Blastoderm

From Wikipedia, the free encyclopedia
Jump to: navigation, search

The blastoderm is a term for cell layers found in blastulas.

In eutherians[edit]

Blastula (PSF) en rotate 05.jpg


In amniotes[edit]

A blastoderm is the layer of cells formed at one pole of macrolecithal eggs such as the yolky egg of birds. The yolk prevents the division from taking place through the egg, resulting in meroblastic cleavage during the many cleavage divisions. At the animal pole (containing less yolk than the vegetal pole), the zygote divides and subdivides, forming the blastoderm, which gradually spreads around the yolk and forms the embryo. The blastoderm is composed of two layers, the epiblast and the hypoblast, which enclose the fluid-filled blastocoel cavity.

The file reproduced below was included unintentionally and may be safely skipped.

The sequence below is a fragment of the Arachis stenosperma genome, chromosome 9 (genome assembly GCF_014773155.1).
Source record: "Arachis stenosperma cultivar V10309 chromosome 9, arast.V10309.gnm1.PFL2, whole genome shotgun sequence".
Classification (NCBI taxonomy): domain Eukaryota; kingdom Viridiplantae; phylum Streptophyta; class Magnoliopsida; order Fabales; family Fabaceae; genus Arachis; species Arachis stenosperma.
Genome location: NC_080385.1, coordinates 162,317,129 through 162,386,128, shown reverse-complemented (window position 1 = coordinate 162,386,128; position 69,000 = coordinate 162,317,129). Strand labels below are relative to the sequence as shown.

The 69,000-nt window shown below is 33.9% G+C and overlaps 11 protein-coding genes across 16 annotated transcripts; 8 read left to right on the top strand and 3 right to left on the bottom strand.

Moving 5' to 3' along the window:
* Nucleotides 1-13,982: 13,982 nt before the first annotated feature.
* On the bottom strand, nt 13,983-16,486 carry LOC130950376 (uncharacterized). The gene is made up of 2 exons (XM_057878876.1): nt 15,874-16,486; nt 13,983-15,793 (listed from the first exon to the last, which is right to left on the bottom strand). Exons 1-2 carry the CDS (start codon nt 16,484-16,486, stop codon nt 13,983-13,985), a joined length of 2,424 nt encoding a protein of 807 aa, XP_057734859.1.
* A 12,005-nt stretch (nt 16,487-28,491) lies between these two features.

Koller's sickle, which is a local thickening of epiblast involved in the formation of the primitive streak through which gastrulation occurs, separates sheets of cells from the posterior end of the blastoderm from the underlying hypoderm and area opaca endoderm. This separation is crucial in the formation of the primitive streak. [1]

See also[edit]

References[edit]

  1. ^ Gilbert SF. Developmental Biology. 10th edition. Sunderland (MA): Sinauer Associates; 2014. Early Development in Birds. Print
  • This article incorporates text from The Modern World Encyclopædia: Illustrated (1935); out of UK copyright as of 2005.
  • Campbell Reece, Biology 7th edition, Pearson Publishing, 2005